One man who’s still shaking his d-locks as if he needs to bring the temporal lobe in his brain back to its intended position is bassist Reginald ”˜Fieldy’ Arvizu, who cracks his fingers over the lines over and over again, especially in “Kill Mercy Within” that has the arena kick into a contained bull run. He breaks out the funk in “Thoughtless” and you suddenly realise how claustrophobic a term like ”˜nu metal’ or ”˜alternative metal’ must have been to KoЯn before they stopped caring a fuck.

Even the “Hotel California” homeys are out after a point from the creature comforts of the Platinum Lounge ”“ they must have been intensely following the proceedings on the flat-screen near the bar, right? ”“ to taste the electric buzz-thump in the air.

And then comes the roar that accompanies “Freak On A Leash.” You can’t bring the roof down in an open arena. While controlled chaos streams from all angles of the stage speakers, I fix my eyes briefly on to a couple of planes that have taken off from the nearby airport. If their passengers felt turbulence while up in the clear skies of Gurgaon that night, I know where its source was.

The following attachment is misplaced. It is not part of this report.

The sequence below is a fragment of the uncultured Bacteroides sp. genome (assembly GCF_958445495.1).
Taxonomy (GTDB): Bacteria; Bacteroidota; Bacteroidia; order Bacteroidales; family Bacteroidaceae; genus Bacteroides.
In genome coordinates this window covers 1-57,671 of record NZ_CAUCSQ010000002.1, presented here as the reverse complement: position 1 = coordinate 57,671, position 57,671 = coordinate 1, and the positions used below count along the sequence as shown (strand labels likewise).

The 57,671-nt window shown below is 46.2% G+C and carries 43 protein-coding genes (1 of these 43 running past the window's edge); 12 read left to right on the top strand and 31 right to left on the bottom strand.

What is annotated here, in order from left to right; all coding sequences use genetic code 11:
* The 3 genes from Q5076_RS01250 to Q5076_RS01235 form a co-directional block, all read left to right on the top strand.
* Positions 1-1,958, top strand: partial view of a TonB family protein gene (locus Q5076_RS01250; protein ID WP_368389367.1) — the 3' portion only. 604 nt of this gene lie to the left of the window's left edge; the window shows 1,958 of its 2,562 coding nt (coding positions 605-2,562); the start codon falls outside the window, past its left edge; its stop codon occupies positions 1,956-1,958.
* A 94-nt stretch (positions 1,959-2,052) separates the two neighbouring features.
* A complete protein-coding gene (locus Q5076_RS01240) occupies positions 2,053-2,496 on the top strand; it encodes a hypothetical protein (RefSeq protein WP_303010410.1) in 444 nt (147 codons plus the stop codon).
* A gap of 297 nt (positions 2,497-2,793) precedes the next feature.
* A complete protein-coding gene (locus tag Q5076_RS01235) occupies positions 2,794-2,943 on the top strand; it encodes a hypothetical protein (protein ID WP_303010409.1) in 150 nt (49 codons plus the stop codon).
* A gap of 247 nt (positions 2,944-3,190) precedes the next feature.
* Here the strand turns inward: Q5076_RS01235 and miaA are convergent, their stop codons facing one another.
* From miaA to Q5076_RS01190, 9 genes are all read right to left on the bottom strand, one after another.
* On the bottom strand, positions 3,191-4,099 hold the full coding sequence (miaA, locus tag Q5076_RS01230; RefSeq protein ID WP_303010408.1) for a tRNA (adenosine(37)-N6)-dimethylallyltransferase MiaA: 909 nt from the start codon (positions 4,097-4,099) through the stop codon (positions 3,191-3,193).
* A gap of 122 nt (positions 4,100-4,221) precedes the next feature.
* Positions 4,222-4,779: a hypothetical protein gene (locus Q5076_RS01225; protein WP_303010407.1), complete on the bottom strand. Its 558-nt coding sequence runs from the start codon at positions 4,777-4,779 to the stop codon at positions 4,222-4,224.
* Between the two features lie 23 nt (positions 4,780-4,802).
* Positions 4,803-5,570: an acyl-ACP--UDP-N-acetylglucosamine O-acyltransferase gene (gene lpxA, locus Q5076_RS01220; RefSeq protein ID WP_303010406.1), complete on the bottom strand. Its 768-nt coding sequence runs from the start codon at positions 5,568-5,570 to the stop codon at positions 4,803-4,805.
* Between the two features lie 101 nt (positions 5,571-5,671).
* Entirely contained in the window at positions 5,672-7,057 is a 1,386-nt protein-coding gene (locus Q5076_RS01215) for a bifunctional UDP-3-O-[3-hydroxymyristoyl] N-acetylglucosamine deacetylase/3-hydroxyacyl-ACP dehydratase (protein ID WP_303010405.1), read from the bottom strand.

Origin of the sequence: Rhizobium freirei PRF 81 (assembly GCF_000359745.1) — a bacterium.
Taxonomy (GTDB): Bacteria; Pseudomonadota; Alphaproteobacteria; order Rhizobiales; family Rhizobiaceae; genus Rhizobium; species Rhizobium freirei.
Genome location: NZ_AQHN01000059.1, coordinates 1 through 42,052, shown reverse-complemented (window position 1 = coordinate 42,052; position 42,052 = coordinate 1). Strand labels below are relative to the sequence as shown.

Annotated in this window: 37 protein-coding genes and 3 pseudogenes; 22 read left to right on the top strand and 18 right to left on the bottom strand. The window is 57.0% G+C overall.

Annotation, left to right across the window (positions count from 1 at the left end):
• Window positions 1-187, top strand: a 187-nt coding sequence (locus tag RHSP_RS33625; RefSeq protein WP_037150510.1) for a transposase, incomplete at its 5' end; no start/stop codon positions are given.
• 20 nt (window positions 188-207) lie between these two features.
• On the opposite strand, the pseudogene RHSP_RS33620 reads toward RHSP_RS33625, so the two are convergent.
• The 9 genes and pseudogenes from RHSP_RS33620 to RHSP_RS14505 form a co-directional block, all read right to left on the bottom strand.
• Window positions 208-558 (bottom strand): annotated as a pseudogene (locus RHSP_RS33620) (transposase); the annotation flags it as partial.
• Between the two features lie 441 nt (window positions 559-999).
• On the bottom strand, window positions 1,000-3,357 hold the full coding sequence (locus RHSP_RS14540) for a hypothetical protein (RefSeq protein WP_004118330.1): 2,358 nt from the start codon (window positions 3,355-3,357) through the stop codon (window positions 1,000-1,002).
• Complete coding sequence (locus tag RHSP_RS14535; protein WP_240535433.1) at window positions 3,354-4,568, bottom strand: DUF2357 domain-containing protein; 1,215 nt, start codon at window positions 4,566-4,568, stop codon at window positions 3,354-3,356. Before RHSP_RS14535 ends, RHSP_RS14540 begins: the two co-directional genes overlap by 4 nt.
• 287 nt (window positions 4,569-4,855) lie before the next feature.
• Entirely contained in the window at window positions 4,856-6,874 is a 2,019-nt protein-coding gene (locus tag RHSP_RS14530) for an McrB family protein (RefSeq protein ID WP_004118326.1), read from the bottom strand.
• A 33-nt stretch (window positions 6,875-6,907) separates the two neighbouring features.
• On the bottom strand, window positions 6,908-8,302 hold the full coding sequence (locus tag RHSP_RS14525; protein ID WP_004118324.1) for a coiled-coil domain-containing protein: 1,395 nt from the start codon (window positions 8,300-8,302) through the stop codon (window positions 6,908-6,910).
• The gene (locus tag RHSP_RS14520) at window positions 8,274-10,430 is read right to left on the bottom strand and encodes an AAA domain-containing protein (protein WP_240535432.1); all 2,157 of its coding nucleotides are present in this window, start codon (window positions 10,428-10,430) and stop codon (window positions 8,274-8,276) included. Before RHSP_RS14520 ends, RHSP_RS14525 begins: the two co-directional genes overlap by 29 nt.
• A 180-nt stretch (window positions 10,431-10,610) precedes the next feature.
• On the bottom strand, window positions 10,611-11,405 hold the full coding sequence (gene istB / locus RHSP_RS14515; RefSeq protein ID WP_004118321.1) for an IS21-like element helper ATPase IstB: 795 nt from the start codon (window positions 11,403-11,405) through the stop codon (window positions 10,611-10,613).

The audience at the concert in Gurgaon approved of the Nineties Korn special Photo: Shiv Ahuja

Some one minute of amazing beatboxing-and-bass jugalbandhi by singer and bassist turns the gig into a boom’n’bass’n’metal party. That sequence ended with Munky Schaffer producing a low-long sarangi-sound that sounds like the cry of the last dinosaur just before getting wiped out by the last meteorite hit. Which segues and bursts into the grinding bomp of “Falling Away From Me” from the 1999 album Issues. In the crowd, now a lassi-churn, the shirts are off — as are the bets about whether KoЯn still has it in them to rock 19 years after they were first planted.